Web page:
Also, I strongly recommend you shifting your trail camera strategies to scrapes this time of year as well.  Over the next couple of weeks the bucks will be scraping quite a bit, and there's no better way to get an inventory of the bucks in your area.  Additionally, this increases your chances of getting daytime photos of the bucks using the scrapes and will thus help you put the pieces of the puzzle together more quickly.  Once you start seeing your mature bucks checking and working scrapes during the day you know it's time to get out there and really start hunting.  For those of you with limited time off work, this can really come in handy.  So if your trail cameras aren't on scrapes already, get out and move them as soon as possible.  Just make sure your memory cards are big enough to hold all of the pictures you're going to get!

I also suggest using video mode on your trail cameras (if they are capable) because you are able to collect more data from each shot. You can get a better look at the buck’s rack, and have a better idea of how old he is. Plus, you can get the precise location where he came from and is going to after working over the scrape. Simply put, you can gather far more intelligence from video mode than you can a couple pictures. 

My Stealth Cam set up on a scrape and ready to reveal the patterns of a monster buck!

Well, that is all I have time for now. I wish each and every one of you safety and success while out hunting this weekend. And don’t forget, if you do get a deer we would love to see it and your trophy may be featured on an upcoming episode of Bowhunt or Die. Follow this link to send us your trophy! Happy hunting everyone!

Using Deer Lures: An Interview with Terry Rohm of Tink’s Hunting Products

by Justin Zarr 12. October 2011 15:40
Justin Zarr

I’ve explored many different roads when it comes to hunting techniques over the years, but one that has eluded me so far is the use of scents. Sure, in my younger days I would drag some doe estrus lure around behind me and maybe hang up a film canister full of stinky cotton balls, but there was never any real technique put into it. Like a lot of young hunters I was simply throwing stuff against the proverbial wall to see what would stick. With little to no success using these scents I gave up on them and moved on to other tactics.

Now as I enter in my 30’s and feel that I have a decent grasp on some semi-advanced techniques I’ve began to come full circle with scents. This renewed interested started several years ago with the rising popularity of mock scrapes. I’ve learned quite a bit from talking with people who have successfully used them to harvest deer, including my friend and hunting partner Mike Willand. You can read Mike’s blog entries about mock scrapes by clicking here.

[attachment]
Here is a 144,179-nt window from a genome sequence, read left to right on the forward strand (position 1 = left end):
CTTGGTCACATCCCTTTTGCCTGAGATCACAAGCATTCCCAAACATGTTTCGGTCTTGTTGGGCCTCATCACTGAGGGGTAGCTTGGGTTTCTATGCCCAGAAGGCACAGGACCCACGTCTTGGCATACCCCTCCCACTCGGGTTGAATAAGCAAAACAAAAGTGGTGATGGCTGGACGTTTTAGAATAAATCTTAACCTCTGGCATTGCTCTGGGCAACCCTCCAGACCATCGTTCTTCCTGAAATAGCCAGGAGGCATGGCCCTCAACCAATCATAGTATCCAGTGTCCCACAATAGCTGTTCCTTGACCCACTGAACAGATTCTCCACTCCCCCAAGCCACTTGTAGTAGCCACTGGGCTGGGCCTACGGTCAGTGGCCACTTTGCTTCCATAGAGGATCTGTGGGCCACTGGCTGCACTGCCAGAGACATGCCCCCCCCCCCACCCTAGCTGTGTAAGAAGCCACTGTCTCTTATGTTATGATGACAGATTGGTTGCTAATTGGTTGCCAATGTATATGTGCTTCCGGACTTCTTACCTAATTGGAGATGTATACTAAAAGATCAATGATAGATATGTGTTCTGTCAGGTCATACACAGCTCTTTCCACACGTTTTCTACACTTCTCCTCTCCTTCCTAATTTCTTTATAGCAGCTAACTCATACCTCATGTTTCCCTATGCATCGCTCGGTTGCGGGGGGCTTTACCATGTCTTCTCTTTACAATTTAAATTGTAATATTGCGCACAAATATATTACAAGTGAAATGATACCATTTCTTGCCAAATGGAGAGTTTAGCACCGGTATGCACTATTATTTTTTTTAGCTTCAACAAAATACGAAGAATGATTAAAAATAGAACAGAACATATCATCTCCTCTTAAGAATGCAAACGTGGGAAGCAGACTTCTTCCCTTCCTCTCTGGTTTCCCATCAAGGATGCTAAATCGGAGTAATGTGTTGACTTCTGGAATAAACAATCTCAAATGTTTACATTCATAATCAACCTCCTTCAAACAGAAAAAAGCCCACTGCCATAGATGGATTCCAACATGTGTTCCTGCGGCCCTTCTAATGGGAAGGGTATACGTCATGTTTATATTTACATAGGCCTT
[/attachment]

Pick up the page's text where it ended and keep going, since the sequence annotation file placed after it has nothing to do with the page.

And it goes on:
Outside of mock scrapes my interest has been peaked regarding the use of both curiosity scents and as well as rut scents such as buck urine and doe estrus. My thought process here is that we spend much of our time trying to lure in a whitetail buck using the sight of a decoy or the sound of a grunt call, why not attack his sense of smell as well?

To help me answer a few of the questions on how to most effectively use scents to my advantage I turned to an industry expert, Terry Rohm of Tink’s Hunting Products. Terry has been with Tink’s for over 20 years and undoubtedly has a wealth of knowledge on how to, and just as importantly how not to, use scents to your advantage. Below is a short series of questions and answers that I hope will help lead me in the right direction this fall. Hopefully you can learn a thing or two as well.

Terry Rohm of Tink's Hunting Products is no stranger to using deer scents to help him tag trophy whitetails like this.

Q: What do you believe is the biggest mistake that hunters make when using scents while deer hunting?

A: I think there are two mistakes hunters make. 1st they depend too much on the lure to shoot a deer. Deer lure is another tool for a hunter to use just like your bow or treestand. Hunters need to keep in mind they still have to do their home work and also realize deer lures are not magic. 2nd mistake, and this is going to sound like a sales pitch, but some hunters do not use enough lure. A deer has to smell it to work. This is why we say to put out 3 scent bombs or so. If the wind is not going in the right direction the deer will never smell it.